Oh yeah, and I got a $10 item that, in the words of a credit card commercial, is priceless: a copy of Newfangles #44, in which Don & Maggie Thompson recommend Etcetera, the fanzine Paul Kupperberg and I had just started, as a worthy successor to theirs. We had clipped out the quote and kept on the cork wall in my bedroom, but the rest of the mimeo zine had long since vanished. Got Maggie to sign it, too!
All in all, a good weekend.
* * *
John Smith asked “What qualities do you think makes a successful comic shop?” The qualities I hear people talk about most are the friendly atmosphere, the sort of relationship that makes customers want to be regulars like they might at a local pub, and increasingly today, depth of selection that separates the best comic shops from bookstores, along with the knowledge to help people find what they want when they don’t really know what they want. But bear in mind that the last time I worked in a store that sold comics it was a “used book and comics” store before the direct sales system was even created, and when putting old comics in mylar bags was as revolutionary as slabbing is now.
* * *
“What are your thoughts on the event driven nature of superhero comic storytelling? Necessary evil? Harmless fun? A barrier/entry way for new readers?” asked Evil Twin. This one’s a little more than schizophrenic. As a reader, the first comic I remember buying at a newsstand was JLA #21 with “Crisis On Earth-One” and I recall the early ‘events’ of my childhood very fondly. As a writer, I’m not fond of them because I preferred to write off in quiet corners of the DCU that I could “control” and not worry about others’ continuity (think what proportion of my stories were set on Earth-Two or in the 30th Century), and it’s no secret that the various events during my Legion years caused some pretty awkward retconning. As a publisher, they seem to be a very successful tool for attracting readers new and old, when done well. Of course, when you blow one, it’s a major mess.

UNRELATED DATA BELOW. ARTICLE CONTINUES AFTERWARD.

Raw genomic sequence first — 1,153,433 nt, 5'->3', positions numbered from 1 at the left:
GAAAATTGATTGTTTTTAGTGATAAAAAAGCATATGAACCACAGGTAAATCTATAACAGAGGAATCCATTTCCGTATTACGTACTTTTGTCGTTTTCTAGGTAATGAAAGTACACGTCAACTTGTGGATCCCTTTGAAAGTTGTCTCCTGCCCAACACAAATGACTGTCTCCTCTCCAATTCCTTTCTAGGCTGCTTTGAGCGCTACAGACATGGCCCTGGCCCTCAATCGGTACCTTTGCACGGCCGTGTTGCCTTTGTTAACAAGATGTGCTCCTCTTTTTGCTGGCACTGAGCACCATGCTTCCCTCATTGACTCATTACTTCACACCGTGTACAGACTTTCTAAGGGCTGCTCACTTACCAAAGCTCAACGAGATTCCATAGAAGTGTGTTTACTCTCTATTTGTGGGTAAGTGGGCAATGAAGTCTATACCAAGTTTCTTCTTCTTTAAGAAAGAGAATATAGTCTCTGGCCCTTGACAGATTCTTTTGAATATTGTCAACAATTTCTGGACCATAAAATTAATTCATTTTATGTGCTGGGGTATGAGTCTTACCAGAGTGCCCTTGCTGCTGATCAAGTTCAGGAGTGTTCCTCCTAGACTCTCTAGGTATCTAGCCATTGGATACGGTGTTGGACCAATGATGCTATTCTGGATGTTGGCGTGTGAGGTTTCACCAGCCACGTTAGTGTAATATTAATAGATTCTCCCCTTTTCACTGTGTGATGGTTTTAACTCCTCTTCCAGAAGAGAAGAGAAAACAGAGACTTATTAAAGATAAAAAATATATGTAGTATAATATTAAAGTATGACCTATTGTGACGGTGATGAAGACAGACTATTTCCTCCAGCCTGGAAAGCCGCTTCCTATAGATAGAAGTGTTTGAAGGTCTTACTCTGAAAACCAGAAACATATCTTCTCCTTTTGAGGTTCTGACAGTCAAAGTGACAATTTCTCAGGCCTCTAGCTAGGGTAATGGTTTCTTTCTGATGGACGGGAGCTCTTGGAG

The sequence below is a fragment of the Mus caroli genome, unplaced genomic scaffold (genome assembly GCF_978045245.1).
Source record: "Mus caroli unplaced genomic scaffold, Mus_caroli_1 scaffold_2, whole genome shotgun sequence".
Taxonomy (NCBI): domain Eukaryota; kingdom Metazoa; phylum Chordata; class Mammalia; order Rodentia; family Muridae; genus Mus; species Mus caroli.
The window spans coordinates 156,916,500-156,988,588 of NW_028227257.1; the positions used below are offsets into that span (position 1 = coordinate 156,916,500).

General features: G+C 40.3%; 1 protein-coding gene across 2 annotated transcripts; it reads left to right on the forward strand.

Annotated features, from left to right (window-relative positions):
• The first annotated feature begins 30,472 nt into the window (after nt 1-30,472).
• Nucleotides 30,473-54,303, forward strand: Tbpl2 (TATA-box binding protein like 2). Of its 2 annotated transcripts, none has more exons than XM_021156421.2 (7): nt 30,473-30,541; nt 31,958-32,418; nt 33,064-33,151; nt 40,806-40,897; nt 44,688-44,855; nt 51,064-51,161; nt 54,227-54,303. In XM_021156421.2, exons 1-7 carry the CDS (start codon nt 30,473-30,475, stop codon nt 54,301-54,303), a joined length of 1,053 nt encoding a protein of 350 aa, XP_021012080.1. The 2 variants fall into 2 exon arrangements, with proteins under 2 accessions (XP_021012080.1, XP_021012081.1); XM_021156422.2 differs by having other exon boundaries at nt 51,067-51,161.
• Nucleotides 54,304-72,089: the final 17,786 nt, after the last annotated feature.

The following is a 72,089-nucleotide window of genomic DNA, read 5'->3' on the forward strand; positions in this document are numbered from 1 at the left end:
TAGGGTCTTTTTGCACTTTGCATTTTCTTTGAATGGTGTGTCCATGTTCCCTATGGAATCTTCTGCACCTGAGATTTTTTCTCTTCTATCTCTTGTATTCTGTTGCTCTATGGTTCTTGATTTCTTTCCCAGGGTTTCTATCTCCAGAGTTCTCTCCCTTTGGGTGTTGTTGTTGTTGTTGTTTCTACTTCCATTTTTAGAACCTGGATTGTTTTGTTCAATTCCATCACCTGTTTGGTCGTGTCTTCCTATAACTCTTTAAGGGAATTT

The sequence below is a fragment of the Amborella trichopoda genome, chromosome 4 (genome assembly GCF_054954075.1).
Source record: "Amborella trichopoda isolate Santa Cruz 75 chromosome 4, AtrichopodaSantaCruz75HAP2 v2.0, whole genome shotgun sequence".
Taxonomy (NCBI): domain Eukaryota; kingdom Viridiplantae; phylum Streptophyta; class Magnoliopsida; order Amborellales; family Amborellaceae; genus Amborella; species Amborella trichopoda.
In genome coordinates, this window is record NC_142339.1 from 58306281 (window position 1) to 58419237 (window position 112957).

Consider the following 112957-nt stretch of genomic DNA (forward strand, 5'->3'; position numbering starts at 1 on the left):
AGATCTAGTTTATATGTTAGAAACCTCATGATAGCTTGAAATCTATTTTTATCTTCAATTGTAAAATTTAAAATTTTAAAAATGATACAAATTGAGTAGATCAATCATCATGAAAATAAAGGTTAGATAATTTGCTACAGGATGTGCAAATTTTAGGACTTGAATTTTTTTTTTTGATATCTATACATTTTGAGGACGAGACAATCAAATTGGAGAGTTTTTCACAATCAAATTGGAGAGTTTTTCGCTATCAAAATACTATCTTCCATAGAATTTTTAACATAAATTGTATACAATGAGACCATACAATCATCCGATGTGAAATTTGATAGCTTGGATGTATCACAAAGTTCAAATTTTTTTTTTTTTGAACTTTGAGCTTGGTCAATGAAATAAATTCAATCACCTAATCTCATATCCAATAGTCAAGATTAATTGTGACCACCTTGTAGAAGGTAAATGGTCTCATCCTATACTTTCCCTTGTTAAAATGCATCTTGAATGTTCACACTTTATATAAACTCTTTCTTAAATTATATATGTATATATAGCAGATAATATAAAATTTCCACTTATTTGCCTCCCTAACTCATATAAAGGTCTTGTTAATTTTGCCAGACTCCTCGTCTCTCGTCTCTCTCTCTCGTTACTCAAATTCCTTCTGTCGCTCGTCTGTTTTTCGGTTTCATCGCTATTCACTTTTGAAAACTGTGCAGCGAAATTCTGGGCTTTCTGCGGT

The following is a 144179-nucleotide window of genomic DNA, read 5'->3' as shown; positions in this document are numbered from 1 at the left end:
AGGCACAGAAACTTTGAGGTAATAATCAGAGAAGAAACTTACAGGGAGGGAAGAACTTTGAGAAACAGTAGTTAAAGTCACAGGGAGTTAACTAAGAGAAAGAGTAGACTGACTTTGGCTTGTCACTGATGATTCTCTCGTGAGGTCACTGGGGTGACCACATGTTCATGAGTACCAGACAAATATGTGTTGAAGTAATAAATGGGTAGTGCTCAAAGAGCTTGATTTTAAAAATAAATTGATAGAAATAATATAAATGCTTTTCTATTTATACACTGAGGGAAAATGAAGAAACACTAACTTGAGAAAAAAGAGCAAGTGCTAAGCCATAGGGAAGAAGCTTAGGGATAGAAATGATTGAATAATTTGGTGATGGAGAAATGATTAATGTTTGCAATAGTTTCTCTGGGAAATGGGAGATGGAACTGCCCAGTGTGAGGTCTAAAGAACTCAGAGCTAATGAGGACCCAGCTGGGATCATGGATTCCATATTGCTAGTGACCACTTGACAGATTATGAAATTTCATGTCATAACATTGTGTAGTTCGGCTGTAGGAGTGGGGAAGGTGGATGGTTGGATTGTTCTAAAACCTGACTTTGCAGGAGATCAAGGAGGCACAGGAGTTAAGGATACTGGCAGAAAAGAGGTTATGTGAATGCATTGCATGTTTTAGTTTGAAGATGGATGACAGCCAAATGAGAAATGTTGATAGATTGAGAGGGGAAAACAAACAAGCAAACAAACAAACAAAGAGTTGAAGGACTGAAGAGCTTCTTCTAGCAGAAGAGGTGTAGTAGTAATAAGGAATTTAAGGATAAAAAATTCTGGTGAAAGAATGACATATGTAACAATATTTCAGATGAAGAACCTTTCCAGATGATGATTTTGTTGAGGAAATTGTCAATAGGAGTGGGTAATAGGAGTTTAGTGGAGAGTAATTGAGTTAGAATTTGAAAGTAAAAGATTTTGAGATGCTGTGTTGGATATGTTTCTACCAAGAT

* * *
“As someone who is trying to brainwash children into becoming comic fans, I would be curious at to what Mr. Levitz thinks are effective means to inspire new readers,” says Mylar Lad. I vote for reading to them, preferably a little bit less than they want to be read to—giving them the incentive to pick up the books and read.
* * *
“Has any thought been given to publishing a collection of the various comics history articles that DC ran over the years – From the Wonderful World of Comics in the 1960s to ‘Behind the scenes’ in the 1970s to the articles and interviews in Amazing World of DC Comics?” asks Scott Rowland. Really, isn’t there enough blackmail out there available on me? I wrote the Behind the Scenes series as some of my first professional assignments, and a lot of the Amazing World material in my woodchuck years. I remember them fondly, but I think they’re of the time…there’s much more information easily available today on the web.
* * *
Arion wants to know “How could an undergrad student get a job in DC?” We take a few summer interns each summer, but you need to have a college program that will give you some form of credit for it, and a way to survive in New York for the summer, since internships don’t pay (and New York is insanely expensive these days). Applications should go to the Human Resources department in spring.